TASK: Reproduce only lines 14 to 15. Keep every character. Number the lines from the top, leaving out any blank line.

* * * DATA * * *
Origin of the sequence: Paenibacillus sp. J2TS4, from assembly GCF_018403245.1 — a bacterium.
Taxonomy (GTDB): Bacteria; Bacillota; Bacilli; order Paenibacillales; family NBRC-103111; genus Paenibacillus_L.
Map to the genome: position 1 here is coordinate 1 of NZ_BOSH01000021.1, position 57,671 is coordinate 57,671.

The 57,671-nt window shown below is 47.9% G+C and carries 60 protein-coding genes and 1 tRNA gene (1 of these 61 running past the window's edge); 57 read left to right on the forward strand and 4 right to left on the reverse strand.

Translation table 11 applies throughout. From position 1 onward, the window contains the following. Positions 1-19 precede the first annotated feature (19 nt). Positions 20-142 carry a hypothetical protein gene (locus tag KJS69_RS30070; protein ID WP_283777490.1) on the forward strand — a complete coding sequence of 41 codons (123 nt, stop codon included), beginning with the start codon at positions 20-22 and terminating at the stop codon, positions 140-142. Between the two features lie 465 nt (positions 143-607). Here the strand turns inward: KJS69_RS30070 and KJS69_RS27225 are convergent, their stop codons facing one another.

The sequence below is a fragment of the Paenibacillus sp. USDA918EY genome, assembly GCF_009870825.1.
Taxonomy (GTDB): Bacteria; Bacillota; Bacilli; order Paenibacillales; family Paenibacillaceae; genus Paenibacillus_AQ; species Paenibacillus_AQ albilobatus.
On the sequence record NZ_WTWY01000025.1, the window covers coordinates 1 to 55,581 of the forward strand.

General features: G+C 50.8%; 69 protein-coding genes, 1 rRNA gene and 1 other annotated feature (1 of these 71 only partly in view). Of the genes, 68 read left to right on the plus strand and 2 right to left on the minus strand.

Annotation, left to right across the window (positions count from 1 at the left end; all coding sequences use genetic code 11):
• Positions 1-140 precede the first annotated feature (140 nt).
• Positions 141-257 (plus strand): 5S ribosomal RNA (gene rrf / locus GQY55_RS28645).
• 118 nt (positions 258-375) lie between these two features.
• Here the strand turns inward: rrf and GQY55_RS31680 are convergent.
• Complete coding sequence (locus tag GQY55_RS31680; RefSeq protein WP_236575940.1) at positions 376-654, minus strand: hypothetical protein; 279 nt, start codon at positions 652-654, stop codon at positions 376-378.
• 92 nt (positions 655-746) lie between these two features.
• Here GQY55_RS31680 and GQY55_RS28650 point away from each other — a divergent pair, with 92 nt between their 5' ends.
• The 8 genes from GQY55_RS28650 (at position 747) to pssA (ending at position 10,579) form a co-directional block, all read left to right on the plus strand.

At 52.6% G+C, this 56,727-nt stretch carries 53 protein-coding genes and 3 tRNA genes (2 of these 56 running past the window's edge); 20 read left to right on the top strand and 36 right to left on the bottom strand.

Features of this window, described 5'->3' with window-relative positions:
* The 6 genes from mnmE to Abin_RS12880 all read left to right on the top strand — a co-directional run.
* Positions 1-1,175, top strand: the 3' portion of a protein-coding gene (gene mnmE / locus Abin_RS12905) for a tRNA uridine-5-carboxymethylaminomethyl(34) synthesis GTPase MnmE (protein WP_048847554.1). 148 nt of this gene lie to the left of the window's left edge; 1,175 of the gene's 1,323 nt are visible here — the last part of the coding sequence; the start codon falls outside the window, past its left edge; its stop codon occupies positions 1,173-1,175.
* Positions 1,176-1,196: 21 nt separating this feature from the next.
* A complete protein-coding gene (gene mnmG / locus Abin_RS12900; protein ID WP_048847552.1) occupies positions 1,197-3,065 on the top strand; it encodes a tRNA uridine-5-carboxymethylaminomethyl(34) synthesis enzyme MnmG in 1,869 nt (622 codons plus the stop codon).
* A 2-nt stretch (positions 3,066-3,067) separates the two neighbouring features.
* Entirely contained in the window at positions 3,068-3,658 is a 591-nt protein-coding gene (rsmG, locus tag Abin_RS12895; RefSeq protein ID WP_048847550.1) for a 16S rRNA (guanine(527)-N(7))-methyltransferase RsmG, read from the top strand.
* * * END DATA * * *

• Here the strand turns inward: rrf and GQY55_RS31680 are convergent.
• Complete coding sequence (locus tag GQY55_RS31680; RefSeq protein WP_236575940.1) at positions 376-654, minus strand: hypothetical protein; 279 nt, start codon at positions 652-654, stop codon at positions 376-378.